A couple of days ago, Dawid Weiss filed a bug related to @ikvm.lang.Internal and while fixing the bug I realized that the feature has significantly evolved since its introduction, but that was never documented.
I originally introduced @ikvm.lang.Internal as a relatively simple workaround for an annoying short coming of Java and mainly for my own convenience in writing the core class libraries, but when I added support InternalsVisibleAttribute things became more complex.
The support for InternalsVisibleToAttribute in itself is something that evolved from relatively weak to the current state of mostly working (there is still one known issue, where InternalsVisibleToAttribute annotations won't be recognized during a multi target build, but this isn't very high priority, because in the common cases ikvmc will automatically add (and recognize) the InternalVisibleToAttribute when needed during multi target compilation.)
So what does @ikvm.lang.Internal do?
It's actually still relatively simple: It marks a type or member as "internal". This means that its Java access modifiers will be ignored (even private members can be marked as internal) and that any other assembly that has access to the assembly's internals will be able to access it (in the case of members, you also need to be able to access to containing type, of course.)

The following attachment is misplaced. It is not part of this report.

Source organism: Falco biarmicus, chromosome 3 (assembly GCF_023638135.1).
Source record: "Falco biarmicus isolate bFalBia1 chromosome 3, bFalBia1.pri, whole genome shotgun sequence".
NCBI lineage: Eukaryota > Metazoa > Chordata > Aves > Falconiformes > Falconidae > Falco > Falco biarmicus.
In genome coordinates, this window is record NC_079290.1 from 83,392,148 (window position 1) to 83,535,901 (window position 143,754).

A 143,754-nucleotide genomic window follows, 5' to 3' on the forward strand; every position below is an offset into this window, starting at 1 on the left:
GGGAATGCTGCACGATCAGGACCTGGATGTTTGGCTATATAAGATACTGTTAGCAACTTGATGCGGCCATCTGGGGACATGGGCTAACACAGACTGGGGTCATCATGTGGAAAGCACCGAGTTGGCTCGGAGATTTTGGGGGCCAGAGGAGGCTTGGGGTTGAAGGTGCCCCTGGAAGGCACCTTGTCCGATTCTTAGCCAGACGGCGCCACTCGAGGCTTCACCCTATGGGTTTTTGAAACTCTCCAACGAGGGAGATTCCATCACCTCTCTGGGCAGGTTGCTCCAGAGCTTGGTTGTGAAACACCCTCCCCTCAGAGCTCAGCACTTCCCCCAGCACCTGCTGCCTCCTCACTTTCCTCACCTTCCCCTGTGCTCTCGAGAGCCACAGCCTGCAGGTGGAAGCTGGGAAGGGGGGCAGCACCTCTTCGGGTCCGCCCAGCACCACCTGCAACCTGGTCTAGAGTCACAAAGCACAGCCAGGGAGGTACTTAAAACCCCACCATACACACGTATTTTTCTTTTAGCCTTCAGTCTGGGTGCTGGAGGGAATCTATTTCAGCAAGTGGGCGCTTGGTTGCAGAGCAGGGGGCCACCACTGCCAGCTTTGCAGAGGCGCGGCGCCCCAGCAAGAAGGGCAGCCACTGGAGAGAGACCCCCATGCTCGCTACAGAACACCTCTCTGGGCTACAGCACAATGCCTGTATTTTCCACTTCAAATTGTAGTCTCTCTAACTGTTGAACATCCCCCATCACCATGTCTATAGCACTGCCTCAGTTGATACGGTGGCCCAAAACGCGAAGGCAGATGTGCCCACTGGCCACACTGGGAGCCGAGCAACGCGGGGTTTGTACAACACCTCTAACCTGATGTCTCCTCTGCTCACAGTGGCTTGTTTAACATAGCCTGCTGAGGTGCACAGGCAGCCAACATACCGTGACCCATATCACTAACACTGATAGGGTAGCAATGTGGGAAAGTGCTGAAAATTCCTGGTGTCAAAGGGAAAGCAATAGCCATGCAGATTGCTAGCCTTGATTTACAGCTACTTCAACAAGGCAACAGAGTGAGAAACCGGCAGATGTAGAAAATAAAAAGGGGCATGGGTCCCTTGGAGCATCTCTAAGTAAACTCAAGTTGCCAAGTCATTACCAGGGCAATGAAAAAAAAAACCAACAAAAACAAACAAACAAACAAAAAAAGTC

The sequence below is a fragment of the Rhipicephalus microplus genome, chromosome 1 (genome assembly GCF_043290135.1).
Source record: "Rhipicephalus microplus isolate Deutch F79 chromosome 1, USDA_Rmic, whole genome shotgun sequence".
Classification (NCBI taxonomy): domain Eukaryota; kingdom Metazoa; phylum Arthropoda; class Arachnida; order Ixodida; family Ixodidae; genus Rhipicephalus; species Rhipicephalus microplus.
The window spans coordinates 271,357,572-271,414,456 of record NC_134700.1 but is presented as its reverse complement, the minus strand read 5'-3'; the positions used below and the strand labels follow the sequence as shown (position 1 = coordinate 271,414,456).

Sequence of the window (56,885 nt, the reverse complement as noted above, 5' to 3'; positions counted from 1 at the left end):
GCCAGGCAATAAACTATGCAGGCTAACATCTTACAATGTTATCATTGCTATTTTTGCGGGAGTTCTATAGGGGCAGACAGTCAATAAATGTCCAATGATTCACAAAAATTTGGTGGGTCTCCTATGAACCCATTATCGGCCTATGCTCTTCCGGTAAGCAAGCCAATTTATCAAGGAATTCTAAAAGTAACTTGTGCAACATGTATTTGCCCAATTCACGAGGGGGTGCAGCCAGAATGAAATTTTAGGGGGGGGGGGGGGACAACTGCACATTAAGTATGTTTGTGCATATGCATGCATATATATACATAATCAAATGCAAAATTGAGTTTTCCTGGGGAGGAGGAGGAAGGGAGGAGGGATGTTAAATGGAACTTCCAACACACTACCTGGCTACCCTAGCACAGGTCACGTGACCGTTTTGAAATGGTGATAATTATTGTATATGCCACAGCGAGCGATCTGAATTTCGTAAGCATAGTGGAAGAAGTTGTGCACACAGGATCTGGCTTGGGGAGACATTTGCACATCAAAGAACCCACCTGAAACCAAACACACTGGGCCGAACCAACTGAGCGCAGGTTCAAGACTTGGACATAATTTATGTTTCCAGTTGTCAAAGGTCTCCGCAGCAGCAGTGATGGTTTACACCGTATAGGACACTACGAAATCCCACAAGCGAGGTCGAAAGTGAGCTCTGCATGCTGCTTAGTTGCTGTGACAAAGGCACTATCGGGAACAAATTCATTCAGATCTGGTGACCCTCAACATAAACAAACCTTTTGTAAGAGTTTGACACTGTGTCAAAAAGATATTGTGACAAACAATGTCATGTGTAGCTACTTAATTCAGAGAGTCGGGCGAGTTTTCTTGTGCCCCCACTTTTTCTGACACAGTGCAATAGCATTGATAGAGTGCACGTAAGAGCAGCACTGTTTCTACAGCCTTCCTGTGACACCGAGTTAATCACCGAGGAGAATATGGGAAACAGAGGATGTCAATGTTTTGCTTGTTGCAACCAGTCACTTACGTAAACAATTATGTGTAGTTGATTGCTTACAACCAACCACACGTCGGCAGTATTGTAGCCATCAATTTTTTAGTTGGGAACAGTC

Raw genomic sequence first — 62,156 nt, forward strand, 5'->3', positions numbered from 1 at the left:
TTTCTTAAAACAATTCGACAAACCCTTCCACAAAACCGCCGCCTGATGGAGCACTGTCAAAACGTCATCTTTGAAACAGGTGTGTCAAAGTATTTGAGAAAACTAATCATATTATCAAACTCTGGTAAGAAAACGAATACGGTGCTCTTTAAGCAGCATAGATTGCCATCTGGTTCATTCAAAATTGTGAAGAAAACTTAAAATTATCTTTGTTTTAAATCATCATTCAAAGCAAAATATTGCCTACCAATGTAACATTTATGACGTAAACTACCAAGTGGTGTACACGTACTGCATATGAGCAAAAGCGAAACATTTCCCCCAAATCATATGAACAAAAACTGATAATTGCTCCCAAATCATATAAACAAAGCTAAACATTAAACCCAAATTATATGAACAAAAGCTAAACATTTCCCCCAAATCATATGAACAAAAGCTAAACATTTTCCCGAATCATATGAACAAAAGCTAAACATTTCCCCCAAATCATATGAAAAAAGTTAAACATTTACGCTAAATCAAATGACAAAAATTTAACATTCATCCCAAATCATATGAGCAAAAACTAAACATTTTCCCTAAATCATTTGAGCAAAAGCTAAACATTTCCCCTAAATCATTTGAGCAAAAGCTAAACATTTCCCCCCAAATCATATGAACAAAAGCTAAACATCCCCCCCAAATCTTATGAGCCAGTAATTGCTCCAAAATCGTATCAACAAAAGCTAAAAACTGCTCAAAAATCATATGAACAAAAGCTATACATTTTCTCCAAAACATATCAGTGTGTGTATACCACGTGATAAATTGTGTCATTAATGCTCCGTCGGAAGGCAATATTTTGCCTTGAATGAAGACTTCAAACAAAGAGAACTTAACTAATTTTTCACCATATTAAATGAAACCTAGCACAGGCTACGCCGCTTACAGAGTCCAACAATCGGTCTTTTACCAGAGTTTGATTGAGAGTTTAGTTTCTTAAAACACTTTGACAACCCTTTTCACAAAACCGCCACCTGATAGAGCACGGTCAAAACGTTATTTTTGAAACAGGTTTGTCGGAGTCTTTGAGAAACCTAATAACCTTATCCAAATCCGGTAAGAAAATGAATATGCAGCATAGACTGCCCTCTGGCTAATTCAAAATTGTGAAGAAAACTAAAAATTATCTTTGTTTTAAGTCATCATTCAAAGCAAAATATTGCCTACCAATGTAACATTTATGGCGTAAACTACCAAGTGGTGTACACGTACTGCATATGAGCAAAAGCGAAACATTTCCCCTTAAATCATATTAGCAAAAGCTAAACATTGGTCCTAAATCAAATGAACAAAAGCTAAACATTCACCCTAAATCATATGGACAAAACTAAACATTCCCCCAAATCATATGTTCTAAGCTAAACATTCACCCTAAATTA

For members this looks a lot like the C# internal access modifier, but for types there is a significant difference to be aware of. From Java code in another assembly (that is designated by InternalsVisibleTo) you can only access types that are explicitly marked with @ikvm.lang.Internal, note that this is unlike C# where any non-nested type can be accessed.
At runtime, when you use reflection to inspect a type or member marked with @ikvm.lang.Internal, it will appear as package accessible. When you use reflection to invoke, set or get a member, it will be treated as internal.
I fixed the bug Dawid reported and also fixed the "effectively final" optimization to not mark classes with @ikvm.lang.Internal as final. The fixes will be in the next 0.44 release candidate.
I apologize for the lameness of this, but the comment spam was driving me nuts.
In order to be able to post a comment, you need to answer a simple question. Hopefully this question
is easy enough not to annoy serious commenters, but hard enough to keep the spammers away.
Anti-Spam Question: What method on java.lang.System returns an object's original hashcode (i.e. the
one that would be returned by java.lang.Object.hashCode() if it wasn't overridden)? (case is significant)
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